Funding Cuts Will Be A Major Step Backwards
Jigsaw Warns That Possible Funding Cuts Will Be A Major Step Backwards For Family Violence Prevention
Jigsaw Family Services says a major change being proposed to the way domestic violence services operate across New Zealand will be a huge set back for child abuse prevention.
Jigsaw understands that Associate Social Development Minister Tariana Turia is planning to withdraw funding from the Child Advocates for Child Witnesses of Family Violence Initiative and reallocate it to whanau ora initiatives.
Te Rito coordinators and the “It’s Not Okay” programme are also at risk of being scrapped. Family violence services have not being consulted on the proposal.
Jigsaw, which manages the Child Advocates initiative, says it fully supports the Minister’s existing Whanau ora initiatives but does not believe it should be at the expense of child advocates.
Jigsaw Chief Executive Strategic Operations, Liz Kinley says there are 45 advocates based in local communities who are delivering positive results for children and families, many of whom are Maori.
“Taking away this funding would lead to an escalation of serious risks to children and a diminished capacity within local communities to take action before serious abuse or neglect takes place,” she says.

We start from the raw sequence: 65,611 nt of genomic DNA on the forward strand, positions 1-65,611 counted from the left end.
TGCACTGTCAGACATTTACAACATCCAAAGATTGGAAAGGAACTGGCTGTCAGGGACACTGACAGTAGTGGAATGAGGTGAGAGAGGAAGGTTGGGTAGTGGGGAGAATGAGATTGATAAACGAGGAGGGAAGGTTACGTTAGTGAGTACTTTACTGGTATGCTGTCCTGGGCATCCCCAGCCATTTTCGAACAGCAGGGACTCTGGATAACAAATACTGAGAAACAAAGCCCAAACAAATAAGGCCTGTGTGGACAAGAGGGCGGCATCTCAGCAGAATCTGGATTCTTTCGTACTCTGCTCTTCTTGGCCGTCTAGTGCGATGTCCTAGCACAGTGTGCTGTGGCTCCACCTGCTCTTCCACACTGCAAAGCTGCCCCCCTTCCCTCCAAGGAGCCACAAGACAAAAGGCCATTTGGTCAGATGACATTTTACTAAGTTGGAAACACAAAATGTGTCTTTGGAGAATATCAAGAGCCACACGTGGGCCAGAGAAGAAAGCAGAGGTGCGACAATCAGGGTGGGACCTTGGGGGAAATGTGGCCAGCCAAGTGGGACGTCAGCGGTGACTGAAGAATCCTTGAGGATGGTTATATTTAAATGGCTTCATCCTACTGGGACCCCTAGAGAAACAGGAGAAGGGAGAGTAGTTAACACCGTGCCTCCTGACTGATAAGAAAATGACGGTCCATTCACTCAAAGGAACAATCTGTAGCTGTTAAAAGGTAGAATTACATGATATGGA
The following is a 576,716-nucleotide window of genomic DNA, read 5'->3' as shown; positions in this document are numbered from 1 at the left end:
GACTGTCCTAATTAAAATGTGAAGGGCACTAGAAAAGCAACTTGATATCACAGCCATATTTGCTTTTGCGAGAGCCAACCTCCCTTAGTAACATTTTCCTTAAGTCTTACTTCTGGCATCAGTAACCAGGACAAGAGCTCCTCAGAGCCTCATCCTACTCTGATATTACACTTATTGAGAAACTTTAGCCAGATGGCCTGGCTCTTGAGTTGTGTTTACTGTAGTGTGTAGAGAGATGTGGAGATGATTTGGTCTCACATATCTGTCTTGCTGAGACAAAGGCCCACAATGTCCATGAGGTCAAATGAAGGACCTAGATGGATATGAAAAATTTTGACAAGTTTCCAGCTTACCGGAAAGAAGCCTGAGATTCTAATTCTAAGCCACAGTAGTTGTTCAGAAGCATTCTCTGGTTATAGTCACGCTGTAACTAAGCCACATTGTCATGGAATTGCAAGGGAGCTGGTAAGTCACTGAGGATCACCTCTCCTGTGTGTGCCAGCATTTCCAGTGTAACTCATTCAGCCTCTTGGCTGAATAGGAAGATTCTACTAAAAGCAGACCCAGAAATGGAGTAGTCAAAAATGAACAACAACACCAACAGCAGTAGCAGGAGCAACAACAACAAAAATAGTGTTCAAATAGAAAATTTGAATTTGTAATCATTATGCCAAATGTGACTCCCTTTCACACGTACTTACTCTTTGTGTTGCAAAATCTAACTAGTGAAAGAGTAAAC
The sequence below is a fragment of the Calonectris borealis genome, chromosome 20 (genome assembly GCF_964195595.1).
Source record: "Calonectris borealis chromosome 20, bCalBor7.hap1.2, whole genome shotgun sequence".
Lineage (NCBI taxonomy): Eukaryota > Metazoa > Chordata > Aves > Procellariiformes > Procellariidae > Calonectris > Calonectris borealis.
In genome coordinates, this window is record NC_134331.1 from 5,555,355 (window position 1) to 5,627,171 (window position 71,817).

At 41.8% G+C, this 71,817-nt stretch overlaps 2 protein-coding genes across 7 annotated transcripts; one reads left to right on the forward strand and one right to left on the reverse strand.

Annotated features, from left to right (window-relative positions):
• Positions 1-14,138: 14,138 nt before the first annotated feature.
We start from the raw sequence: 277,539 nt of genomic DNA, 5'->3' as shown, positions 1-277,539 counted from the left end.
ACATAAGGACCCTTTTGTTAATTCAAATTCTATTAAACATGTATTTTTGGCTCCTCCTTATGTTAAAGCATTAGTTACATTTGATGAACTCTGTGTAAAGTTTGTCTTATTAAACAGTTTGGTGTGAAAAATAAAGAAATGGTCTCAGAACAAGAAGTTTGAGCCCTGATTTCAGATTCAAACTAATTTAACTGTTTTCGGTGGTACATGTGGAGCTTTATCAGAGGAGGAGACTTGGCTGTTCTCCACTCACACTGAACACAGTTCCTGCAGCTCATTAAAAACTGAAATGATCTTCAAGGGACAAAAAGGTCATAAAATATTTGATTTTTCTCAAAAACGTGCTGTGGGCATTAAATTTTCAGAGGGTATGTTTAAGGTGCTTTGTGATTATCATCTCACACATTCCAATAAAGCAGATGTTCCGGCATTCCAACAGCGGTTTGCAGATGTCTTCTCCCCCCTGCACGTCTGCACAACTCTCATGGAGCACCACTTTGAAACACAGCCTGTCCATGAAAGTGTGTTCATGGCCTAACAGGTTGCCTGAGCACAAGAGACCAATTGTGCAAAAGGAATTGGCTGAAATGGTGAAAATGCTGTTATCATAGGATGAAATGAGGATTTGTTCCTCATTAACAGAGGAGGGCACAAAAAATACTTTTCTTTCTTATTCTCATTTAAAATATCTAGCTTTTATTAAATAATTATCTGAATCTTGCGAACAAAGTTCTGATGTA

“It would also mean the loss of expertise, experienced people and important networks,” Liz says. “These services are needed more than ever, especially in the wake of the Christchurch earthquake and the increase in domestic violence cases there.”
It is a very different role from social workers in that child advocates work on prevention and by educating people on the impacts of family violence on children and how to respond.
“The advocates also help to link services and organisations with a clear focus on ensuring that children are kept safe and looked after,” she says.
“This is a vital role that is proactive and preventative,” Liz Kinley says. “Most front line workers don’t have the time, skills or capacity to focus on early intervention work.”
The annual cost of the Child Advocates for Child Witnesses of Family Violence Initiative is $4.1million.
There are 45 advocates throughout the country, hosted by local service providers. 22 advocates are Maori or Pacific.
The roles were created in 2005 after the 2001 murders of Masterton sisters Olympia Jetson and Saliel Aplin by their mother’s partner Bruce Howse. An inquiry into the murders showed there was a need to have a specific focus on the safety of children and for social services to communicate and share information more effectively, so that at-risk children wouldn’t slip through the cracks.
Advocates aim to make sure children are safe in any family where domestic violence is reported.
Part of their role is to connect a wide range of community organisations and services to protect children and provide education about what family violence is and how to prevent it.